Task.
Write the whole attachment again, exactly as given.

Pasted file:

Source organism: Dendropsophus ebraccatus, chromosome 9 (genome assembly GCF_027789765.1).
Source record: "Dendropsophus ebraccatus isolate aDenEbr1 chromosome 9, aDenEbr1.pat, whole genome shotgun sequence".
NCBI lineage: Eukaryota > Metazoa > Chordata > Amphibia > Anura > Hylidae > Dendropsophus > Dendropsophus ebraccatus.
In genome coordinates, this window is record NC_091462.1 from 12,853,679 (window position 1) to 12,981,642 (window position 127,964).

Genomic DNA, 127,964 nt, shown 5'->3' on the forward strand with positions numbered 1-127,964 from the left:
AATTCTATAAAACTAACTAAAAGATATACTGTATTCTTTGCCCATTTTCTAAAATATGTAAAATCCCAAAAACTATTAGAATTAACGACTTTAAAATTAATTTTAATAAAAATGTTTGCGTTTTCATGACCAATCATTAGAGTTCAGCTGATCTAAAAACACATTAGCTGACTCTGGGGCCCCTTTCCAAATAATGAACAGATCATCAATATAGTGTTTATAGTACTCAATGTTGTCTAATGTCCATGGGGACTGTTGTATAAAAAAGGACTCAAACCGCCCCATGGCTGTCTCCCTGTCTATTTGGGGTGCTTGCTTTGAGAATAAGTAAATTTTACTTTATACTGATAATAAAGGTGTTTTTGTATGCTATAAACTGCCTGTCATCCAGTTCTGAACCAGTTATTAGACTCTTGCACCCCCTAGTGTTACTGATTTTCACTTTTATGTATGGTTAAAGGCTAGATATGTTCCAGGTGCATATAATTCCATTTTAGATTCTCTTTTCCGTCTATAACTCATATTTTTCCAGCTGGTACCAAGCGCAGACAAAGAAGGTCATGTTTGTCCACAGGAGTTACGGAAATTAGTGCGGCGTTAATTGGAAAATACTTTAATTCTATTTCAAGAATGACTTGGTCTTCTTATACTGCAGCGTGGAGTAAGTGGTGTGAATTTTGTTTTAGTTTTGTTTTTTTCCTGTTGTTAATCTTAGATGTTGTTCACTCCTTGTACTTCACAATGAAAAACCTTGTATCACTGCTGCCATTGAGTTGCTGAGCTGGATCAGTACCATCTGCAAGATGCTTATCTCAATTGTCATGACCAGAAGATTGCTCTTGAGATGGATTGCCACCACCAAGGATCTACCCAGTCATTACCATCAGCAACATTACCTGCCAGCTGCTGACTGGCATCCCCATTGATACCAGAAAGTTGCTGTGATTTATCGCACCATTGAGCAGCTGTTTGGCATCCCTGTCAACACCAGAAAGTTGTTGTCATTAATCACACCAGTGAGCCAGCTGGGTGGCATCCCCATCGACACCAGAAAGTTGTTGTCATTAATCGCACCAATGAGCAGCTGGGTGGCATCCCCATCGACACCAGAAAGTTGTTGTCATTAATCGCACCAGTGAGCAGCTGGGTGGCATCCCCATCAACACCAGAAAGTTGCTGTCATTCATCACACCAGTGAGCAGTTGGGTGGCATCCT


Source organism: Dendropsophus ebraccatus, chromosome 9 (genome assembly GCF_027789765.1).
Source record: "Dendropsophus ebraccatus isolate aDenEbr1 chromosome 9, aDenEbr1.pat, whole genome shotgun sequence".
NCBI lineage: Eukaryota > Metazoa > Chordata > Amphibia > Anura > Hylidae > Dendropsophus > Dendropsophus ebraccatus.
In genome coordinates, this window is record NC_091462.1 from 12,853,679 (window position 1) to 12,981,642 (window position 127,964).

Genomic DNA, 127,964 nt, shown 5'->3' on the forward strand with positions numbered 1-127,964 from the left:
AATTCTATAAAACTAACTAAAAGATATACTGTATTCTTTGCCCATTTTCTAAAATATGTAAAATCCCAAAAACTATTAGAATTAACGACTTTAAAATTAATTTTAATAAAAATGTTTGCGTTTTCATGACCAATCATTAGAGTTCAGCTGATCTAAAAACACATTAGCTGACTCTGGGGCCCCTTTCCAAATAATGAACAGATCATCAATATAGTGTTTATAGTACTCAATGTTGTCTAATGTCCATGGGGACTGTTGTATAAAAAAGGACTCAAACCGCCCCATGGCTGTCTCCCTGTCTATTTGGGGTGCTTGCTTTGAGAATAAGTAAATTTTACTTTATACTGATAATAAAGGTGTTTTTGTATGCTATAAACTGCCTGTCATCCAGTTCTGAACCAGTTATTAGACTCTTGCACCCCCTAGTGTTACTGATTTTCACTTTTATGTATGGTTAAAGGCTAGATATGTTCCAGGTGCATATAATTCCATTTTAGATTCTCTTTTCCGTCTATAACTCATATTTTTCCAGCTGGTACCAAGCGCAGACAAAGAAGGTCATGTTTGTCCACAGGAGTTACGGAAATTAGTGCGGCGTTAATTGGAAAATACTTTAATTCTATTTCAAGAATGACTTGGTCTTCTTATACTGCAGCGTGGAGTAAGTGGTGTGAATTTTGTTTTAGTTTTGTTTTTTTCCTGTTGTTAATCTTAGATGTTGTTCACTCCTTGTACTTCACAATGAAAAACCTTGTATCACTGCTGCCATTGAGTTGCTGAGCTGGATCAGTACCATCTGCAAGATGCTTATCTCAATTGTCATGACCAGAAGATTGCTCTTGAGATGGATTGCCACCACCAAGGATCTACCCAGTCATTACCATCAGCAACATTACCTGCCAGCTGCTGACTGGCATCCCCATTGATACCAGAAAGTTGCTGTGATTTATCGCACCATTGAGCAGCTGTTTGGCATCCCTGTCAACACCAGAAAGTTGTTGTCATTAATCACACCAGTGAGCCAGCTGGGTGGCATCCCCATCGACACCAGAAAGTTGTTGTCATTAATCGCACCAATGAGCAGCTGGGTGGCATCCCCATCGACACCAGAAAGTTGTTGTCATTAATCGCACCAGTGAGCAGCTGGGTGGCATCCCCATCAACACCAGAAAGTTGCTGTCATTCATCACACCAGTGAGCAGTTGGGTGGCATCCT